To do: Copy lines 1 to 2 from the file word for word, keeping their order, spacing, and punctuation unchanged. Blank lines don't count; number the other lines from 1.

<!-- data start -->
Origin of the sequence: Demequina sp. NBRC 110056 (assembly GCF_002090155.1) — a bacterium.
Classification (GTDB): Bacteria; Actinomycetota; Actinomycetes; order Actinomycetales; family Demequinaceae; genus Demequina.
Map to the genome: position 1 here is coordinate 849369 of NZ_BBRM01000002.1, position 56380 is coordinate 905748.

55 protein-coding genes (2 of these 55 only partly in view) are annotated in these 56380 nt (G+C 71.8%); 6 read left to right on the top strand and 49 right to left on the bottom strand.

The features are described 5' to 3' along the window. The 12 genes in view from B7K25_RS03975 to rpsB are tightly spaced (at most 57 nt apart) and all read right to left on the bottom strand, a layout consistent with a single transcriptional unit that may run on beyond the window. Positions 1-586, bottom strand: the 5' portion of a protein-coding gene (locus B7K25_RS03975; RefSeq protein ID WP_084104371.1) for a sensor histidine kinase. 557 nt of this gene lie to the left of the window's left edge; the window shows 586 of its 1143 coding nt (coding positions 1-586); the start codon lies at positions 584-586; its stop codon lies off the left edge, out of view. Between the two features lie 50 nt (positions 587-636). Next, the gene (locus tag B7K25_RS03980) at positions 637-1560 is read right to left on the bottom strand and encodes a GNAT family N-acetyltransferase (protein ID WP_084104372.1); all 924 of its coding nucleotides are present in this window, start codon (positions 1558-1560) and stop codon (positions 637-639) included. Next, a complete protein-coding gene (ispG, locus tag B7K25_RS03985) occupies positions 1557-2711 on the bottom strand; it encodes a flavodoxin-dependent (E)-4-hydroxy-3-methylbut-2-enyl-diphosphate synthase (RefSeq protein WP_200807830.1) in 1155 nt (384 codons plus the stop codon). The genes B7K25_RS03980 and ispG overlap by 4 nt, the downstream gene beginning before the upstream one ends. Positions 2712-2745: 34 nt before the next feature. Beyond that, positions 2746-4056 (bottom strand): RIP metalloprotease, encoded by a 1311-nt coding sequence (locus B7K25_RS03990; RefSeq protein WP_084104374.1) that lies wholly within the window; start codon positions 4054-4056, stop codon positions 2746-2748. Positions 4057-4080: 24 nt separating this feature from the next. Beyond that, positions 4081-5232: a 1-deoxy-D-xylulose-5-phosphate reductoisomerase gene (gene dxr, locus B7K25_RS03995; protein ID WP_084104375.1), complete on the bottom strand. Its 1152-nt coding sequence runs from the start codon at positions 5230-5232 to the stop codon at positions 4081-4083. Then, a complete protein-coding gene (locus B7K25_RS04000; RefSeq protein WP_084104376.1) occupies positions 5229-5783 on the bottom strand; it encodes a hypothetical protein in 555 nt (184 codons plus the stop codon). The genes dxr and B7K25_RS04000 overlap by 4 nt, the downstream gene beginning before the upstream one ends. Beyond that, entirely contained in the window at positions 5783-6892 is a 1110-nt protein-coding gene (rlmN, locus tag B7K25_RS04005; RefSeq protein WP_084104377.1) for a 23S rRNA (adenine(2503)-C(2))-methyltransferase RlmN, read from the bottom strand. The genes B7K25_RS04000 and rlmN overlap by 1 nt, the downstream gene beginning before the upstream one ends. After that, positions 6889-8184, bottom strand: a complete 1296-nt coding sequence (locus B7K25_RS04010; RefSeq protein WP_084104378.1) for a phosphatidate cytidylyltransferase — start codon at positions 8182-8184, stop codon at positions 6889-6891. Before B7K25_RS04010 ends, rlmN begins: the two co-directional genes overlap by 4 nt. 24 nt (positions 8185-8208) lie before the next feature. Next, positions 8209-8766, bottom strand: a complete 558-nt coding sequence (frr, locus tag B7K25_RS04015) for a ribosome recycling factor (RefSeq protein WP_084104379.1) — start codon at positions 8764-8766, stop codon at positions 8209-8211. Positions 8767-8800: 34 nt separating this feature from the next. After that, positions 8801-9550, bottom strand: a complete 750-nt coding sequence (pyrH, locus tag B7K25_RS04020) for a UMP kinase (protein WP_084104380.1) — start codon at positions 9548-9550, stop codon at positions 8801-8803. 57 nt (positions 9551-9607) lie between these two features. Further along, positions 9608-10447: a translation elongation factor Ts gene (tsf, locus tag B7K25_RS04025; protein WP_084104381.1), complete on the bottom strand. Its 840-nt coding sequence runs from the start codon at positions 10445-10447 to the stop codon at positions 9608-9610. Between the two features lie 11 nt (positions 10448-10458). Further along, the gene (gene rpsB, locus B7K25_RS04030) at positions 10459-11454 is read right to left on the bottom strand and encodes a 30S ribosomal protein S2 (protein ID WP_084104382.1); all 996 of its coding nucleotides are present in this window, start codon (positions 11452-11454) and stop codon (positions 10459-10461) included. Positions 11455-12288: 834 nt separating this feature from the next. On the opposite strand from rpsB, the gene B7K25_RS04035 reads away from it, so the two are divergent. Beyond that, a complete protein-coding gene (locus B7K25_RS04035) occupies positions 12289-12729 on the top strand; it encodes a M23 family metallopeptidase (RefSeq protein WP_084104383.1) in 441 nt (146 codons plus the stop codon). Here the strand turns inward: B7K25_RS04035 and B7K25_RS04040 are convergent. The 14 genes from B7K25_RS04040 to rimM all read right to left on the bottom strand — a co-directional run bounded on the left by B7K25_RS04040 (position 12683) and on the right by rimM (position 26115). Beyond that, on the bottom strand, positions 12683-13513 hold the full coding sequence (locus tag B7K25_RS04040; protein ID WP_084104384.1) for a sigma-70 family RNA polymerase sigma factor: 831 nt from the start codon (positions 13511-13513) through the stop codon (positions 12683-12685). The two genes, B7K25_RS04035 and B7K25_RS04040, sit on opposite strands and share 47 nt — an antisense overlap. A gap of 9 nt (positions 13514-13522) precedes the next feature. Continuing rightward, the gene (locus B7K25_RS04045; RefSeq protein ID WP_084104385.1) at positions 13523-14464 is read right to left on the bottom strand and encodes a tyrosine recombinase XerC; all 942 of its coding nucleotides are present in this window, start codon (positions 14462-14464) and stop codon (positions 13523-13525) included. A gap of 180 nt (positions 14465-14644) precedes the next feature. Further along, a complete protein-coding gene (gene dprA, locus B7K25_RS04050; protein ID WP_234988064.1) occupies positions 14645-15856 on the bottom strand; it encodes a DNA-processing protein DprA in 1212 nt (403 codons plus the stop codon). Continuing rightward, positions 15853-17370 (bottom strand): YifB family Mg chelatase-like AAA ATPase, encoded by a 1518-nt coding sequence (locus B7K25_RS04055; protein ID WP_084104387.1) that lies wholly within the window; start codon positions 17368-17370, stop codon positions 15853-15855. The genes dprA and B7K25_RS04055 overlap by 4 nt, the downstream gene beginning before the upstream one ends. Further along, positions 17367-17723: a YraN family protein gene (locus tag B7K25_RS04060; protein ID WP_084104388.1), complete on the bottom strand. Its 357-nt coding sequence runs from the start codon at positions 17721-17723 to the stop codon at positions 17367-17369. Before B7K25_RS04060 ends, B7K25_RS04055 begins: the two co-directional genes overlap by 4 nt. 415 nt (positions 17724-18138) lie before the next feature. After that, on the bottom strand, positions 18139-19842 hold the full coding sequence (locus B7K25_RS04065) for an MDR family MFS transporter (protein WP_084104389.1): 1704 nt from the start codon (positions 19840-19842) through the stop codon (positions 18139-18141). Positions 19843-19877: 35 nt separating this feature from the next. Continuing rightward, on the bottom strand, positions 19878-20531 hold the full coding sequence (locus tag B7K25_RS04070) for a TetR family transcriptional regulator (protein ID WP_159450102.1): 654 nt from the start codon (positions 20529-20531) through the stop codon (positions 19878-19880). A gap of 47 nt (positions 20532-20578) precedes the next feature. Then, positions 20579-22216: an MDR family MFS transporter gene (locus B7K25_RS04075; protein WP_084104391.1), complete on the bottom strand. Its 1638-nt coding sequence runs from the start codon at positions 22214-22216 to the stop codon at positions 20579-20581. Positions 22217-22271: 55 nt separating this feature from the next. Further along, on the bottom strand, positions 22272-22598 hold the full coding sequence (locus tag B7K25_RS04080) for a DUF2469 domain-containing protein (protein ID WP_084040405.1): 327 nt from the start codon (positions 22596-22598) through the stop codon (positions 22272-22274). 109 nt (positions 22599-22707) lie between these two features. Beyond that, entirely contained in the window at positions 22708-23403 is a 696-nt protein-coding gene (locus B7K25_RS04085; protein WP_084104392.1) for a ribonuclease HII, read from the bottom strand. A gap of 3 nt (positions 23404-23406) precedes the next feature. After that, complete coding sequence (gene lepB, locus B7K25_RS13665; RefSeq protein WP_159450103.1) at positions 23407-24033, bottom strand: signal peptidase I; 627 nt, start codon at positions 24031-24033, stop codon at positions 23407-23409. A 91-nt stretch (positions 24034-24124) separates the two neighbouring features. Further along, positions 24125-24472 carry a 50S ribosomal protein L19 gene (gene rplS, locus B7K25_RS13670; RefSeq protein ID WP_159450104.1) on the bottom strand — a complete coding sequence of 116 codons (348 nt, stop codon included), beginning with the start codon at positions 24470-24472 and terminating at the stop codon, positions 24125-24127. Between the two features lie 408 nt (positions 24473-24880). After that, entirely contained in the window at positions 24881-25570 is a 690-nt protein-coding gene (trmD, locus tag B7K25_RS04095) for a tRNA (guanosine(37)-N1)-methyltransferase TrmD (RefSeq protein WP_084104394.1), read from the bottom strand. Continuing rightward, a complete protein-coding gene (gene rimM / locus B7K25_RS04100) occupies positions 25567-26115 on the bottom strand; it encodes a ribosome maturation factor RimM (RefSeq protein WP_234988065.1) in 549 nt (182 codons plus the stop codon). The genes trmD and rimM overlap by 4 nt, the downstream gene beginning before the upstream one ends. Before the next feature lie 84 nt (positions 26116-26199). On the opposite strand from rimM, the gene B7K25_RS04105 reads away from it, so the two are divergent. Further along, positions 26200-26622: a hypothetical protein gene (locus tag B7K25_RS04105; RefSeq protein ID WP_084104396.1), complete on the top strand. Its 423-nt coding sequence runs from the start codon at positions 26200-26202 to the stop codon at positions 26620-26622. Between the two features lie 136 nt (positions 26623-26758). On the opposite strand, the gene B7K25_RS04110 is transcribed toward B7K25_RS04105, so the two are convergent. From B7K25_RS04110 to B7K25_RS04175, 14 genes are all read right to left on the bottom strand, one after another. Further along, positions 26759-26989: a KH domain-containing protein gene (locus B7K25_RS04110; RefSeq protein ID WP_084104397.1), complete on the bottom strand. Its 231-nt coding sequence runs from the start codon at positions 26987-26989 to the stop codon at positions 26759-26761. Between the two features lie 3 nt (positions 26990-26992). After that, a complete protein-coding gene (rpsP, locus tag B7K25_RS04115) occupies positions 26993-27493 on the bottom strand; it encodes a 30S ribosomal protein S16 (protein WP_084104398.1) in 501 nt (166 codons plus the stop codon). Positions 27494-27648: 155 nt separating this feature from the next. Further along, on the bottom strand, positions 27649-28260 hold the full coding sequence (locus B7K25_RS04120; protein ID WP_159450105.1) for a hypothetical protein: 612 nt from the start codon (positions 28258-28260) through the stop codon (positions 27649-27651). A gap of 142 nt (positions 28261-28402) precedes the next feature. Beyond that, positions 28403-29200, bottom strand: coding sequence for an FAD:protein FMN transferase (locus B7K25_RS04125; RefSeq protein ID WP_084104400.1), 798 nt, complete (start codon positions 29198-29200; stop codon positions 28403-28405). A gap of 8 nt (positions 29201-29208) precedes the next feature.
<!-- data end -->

Origin of the sequence: Demequina sp. NBRC 110056 (assembly GCF_002090155.1) — a bacterium.
Classification (GTDB): Bacteria; Actinomycetota; Actinomycetes; order Actinomycetales; family Demequinaceae; genus Demequina.